(Reuters) – The United States will announce on Tuesday that it has signed a $354 million contract with a company to make generic medicines and pharmaceutical ingredients in the country needed to treat COVID-19, the New York Times reported late on Monday.
The move is part of efforts to bring pharmaceutical manufacturing to the United States from abroad. Phlow Corp is a generic drug maker based in Virginia which makes medicines overseas, mostly in India and China, according to the NYT.
Trump’s trade adviser Peter Navarro, in an interview to NYT, called this “a historic turning point in America’s efforts to onshore its pharmaceutical production and supply chains”.
The number of coronavirus cases in the U.S exceeded 1.5 million on Monday, as total deaths 90,000, according to a Reuters tally of state and county figures.
The Biomedical Advanced Research and Development Authority, a part of the U.S. Department of Health and Human Services, has awarded a four-year contract to Phlow in which it will lead a team of private sector entities that includes Civica Rx, Ampac Fine Chemicals, and the Medicines for All Institute, according to the report.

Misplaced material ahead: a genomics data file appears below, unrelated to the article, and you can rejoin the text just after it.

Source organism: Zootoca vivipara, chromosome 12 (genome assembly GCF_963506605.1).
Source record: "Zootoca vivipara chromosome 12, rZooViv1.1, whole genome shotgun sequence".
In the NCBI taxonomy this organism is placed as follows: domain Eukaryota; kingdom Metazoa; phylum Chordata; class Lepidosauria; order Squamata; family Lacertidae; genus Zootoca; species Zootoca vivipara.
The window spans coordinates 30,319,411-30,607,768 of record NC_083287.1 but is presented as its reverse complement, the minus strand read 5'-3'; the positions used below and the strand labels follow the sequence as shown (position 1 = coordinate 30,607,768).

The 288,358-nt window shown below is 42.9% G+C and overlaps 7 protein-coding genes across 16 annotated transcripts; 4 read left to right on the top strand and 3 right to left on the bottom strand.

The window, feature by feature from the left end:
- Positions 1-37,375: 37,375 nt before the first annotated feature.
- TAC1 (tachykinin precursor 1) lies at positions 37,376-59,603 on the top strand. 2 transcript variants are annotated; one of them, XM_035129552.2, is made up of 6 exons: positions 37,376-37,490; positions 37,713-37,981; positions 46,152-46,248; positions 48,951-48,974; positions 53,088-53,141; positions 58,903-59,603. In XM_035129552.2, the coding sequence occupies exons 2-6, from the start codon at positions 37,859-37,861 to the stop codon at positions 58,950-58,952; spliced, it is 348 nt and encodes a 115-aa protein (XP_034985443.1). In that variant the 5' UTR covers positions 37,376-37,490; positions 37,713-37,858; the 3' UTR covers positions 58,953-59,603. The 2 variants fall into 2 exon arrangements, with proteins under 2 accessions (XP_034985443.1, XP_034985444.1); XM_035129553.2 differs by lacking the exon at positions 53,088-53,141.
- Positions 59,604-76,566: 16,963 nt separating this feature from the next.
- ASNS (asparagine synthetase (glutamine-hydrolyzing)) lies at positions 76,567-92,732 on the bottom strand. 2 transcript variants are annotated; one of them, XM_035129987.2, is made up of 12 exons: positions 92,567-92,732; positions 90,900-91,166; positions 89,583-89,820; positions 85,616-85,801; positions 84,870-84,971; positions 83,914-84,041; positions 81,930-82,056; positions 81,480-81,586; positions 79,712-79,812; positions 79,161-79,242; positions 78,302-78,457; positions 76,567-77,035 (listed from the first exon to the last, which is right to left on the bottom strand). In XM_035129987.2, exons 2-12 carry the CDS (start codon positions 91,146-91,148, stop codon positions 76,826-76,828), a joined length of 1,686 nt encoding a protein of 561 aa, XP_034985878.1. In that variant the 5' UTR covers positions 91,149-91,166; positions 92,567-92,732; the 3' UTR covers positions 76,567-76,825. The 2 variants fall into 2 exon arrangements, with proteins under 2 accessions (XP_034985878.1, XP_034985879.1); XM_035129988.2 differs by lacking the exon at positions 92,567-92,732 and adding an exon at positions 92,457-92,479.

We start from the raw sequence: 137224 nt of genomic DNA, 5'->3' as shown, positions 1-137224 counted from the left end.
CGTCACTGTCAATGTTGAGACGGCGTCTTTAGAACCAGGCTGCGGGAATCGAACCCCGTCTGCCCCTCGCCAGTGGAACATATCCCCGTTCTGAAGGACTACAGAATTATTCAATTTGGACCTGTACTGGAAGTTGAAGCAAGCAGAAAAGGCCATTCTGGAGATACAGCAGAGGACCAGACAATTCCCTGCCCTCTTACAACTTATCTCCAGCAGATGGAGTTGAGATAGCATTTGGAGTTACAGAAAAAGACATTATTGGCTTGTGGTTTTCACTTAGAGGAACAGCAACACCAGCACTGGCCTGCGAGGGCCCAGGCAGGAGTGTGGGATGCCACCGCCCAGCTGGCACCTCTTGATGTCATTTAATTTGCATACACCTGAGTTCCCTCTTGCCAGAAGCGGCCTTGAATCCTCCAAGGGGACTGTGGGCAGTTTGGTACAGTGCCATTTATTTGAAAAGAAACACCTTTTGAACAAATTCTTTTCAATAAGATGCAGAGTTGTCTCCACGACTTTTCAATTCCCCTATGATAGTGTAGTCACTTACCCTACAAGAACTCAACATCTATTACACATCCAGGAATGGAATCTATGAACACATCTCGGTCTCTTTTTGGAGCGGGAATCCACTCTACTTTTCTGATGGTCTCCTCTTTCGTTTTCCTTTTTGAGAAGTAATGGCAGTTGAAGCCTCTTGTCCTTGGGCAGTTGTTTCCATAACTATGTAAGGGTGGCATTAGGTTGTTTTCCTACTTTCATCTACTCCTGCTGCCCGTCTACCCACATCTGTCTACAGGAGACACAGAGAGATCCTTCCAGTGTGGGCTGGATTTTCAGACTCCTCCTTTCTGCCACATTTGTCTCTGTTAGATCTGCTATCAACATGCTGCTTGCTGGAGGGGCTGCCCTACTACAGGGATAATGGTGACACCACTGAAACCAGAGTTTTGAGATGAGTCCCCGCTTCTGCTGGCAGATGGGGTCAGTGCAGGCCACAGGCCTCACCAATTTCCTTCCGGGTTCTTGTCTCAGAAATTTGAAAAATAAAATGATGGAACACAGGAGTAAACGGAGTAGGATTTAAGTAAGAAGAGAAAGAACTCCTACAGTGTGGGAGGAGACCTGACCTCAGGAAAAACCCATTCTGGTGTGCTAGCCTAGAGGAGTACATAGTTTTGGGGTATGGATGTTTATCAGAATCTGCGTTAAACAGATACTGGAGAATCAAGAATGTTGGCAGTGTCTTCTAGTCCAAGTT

U.S. HHS Secretary Alex Azar called the initiative “a significant step to rebuild our domestic ability to protect ourselves from health threats,” in a statement that the administration plans to make public Tuesday morning, according to the NYT.
The NYT added that the contract may be extended for a total of $812 million over 10 years, making it one of the largest awards in the authority’s history.
The HHS, Phlow, Civica, Ampac and Medicines for All Institute were not immediately available for a comment.
(Reporting by Rama Venkat in Bengaluru; Editing by Kim Coghill)